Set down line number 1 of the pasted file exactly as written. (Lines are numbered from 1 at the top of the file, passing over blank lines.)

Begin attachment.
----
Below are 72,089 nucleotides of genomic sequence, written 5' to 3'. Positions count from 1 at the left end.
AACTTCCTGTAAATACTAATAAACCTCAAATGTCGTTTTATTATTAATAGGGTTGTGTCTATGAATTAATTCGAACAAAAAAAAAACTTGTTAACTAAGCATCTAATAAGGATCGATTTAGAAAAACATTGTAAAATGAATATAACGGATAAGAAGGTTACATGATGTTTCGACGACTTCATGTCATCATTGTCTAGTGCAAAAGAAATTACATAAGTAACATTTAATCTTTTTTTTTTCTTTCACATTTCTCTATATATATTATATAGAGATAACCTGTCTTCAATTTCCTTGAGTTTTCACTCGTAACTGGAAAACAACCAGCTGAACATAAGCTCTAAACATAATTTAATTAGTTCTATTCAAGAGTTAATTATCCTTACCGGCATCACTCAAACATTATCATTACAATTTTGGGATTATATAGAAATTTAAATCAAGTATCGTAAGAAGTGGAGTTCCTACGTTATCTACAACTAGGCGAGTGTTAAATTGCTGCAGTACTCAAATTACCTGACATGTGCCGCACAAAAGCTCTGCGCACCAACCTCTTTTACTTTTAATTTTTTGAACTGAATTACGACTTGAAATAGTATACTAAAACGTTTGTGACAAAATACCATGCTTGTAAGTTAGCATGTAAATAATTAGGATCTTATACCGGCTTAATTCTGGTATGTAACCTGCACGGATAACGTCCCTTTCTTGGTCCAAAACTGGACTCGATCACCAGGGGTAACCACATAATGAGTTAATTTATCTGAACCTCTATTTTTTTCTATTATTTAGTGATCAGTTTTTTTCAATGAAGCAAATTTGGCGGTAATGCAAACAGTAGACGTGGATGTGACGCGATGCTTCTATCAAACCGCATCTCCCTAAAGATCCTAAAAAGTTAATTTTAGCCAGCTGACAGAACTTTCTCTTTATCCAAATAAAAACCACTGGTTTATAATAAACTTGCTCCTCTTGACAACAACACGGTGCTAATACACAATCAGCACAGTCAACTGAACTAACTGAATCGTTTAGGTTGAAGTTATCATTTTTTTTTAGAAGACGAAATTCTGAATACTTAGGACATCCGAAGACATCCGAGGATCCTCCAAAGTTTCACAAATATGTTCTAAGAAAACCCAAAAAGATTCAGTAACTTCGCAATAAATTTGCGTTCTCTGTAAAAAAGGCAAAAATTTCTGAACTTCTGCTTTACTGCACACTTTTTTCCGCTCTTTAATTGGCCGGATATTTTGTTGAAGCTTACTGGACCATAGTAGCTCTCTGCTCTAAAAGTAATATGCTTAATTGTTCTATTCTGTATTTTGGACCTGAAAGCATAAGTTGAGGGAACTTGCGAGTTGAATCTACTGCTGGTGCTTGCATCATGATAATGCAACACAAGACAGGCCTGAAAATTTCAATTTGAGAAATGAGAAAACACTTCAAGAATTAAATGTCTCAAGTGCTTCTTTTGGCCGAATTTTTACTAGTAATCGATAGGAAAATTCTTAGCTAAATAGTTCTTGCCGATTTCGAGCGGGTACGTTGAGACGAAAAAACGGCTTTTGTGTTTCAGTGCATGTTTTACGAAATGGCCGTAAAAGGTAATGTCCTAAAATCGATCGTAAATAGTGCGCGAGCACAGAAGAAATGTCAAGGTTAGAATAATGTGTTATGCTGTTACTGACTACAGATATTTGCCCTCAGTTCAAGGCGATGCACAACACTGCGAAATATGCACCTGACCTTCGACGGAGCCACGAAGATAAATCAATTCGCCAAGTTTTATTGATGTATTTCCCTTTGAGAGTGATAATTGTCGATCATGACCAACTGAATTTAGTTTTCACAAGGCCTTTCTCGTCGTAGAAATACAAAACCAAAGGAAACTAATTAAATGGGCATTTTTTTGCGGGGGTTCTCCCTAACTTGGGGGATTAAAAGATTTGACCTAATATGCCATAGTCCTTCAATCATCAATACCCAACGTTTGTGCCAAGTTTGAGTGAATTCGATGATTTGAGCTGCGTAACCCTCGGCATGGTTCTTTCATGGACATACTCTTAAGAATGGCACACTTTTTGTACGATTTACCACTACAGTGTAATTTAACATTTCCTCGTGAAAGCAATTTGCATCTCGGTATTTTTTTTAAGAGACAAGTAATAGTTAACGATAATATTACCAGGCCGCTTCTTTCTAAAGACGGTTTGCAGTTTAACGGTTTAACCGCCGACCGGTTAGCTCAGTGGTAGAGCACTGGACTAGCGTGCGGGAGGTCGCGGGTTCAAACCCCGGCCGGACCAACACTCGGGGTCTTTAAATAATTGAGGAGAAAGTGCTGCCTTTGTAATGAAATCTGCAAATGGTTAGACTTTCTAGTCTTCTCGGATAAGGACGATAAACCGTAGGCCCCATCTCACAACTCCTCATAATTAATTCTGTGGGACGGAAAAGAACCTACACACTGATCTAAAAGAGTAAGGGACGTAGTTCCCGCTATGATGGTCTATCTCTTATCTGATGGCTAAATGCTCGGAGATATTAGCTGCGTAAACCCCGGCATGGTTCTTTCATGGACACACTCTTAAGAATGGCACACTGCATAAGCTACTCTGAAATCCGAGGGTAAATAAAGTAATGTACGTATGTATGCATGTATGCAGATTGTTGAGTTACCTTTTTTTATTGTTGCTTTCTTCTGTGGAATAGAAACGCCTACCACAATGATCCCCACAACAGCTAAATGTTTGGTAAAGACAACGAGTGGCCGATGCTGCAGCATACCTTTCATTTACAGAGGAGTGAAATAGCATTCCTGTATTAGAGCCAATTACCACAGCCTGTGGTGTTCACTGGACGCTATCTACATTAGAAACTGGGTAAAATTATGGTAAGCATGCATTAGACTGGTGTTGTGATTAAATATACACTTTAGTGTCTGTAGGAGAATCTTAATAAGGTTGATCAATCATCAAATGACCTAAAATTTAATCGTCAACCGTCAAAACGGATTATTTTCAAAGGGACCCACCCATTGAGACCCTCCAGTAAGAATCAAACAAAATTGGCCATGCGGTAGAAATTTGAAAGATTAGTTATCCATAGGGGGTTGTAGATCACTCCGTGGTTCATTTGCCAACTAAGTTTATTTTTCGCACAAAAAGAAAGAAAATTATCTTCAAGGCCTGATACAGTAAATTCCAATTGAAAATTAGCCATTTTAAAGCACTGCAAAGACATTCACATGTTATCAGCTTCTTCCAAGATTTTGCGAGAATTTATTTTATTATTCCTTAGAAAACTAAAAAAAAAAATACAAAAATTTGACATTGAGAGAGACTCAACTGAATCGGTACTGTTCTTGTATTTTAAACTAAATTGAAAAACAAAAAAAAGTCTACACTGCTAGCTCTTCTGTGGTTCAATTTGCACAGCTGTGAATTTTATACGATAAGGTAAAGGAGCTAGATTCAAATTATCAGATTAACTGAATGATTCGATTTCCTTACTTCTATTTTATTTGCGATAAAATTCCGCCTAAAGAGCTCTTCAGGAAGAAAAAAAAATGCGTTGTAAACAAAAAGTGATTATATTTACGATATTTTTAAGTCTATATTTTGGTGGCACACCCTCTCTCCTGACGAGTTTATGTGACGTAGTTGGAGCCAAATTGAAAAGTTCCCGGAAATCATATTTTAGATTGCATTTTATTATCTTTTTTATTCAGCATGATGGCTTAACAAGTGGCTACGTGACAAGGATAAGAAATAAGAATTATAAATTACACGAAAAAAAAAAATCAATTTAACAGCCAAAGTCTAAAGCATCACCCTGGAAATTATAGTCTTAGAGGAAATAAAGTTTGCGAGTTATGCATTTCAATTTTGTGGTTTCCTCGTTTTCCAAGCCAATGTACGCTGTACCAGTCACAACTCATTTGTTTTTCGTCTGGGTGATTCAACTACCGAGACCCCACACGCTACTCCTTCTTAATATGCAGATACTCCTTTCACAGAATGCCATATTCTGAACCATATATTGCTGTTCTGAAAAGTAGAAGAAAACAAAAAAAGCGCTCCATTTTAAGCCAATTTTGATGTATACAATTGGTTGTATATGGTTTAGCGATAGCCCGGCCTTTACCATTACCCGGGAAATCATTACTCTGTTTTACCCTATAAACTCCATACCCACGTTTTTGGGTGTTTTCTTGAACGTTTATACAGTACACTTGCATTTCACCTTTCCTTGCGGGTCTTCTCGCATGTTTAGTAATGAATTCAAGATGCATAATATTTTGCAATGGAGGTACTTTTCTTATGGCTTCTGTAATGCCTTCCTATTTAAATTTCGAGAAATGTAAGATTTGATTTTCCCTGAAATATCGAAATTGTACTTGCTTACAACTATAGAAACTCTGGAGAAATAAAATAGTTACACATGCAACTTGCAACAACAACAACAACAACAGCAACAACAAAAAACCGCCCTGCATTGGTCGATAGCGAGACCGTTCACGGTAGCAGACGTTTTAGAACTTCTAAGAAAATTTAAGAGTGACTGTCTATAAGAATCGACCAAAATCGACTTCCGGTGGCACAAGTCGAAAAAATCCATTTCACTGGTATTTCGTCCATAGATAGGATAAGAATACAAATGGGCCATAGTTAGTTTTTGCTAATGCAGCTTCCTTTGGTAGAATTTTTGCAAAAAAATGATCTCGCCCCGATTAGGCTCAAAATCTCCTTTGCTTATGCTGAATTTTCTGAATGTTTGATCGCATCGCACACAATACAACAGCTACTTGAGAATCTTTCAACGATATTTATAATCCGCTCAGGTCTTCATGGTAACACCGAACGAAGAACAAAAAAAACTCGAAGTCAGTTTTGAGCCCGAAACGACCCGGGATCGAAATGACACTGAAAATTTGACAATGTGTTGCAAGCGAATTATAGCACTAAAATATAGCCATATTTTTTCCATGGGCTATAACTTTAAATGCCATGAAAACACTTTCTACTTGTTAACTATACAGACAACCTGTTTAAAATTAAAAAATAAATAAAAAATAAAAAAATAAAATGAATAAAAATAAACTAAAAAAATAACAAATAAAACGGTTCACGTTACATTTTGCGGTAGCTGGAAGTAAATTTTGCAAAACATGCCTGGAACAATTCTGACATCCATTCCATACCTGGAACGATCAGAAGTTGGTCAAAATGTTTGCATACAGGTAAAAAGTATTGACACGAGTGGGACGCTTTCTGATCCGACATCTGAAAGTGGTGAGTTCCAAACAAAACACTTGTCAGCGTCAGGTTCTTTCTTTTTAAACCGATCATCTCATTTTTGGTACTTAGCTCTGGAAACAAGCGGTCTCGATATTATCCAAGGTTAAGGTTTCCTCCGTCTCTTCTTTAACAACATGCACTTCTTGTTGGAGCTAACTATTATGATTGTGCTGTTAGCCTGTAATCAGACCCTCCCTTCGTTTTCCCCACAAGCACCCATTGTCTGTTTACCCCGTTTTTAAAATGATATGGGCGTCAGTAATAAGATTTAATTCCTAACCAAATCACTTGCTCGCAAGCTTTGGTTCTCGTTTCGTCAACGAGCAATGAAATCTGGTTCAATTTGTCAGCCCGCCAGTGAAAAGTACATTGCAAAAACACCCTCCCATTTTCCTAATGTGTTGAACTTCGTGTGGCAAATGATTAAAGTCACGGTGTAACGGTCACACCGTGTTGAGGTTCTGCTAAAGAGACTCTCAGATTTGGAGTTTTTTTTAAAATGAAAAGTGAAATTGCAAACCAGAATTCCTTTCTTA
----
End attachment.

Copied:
Below are 72,089 nucleotides of genomic sequence, written 5' to 3'. Positions count from 1 at the left end.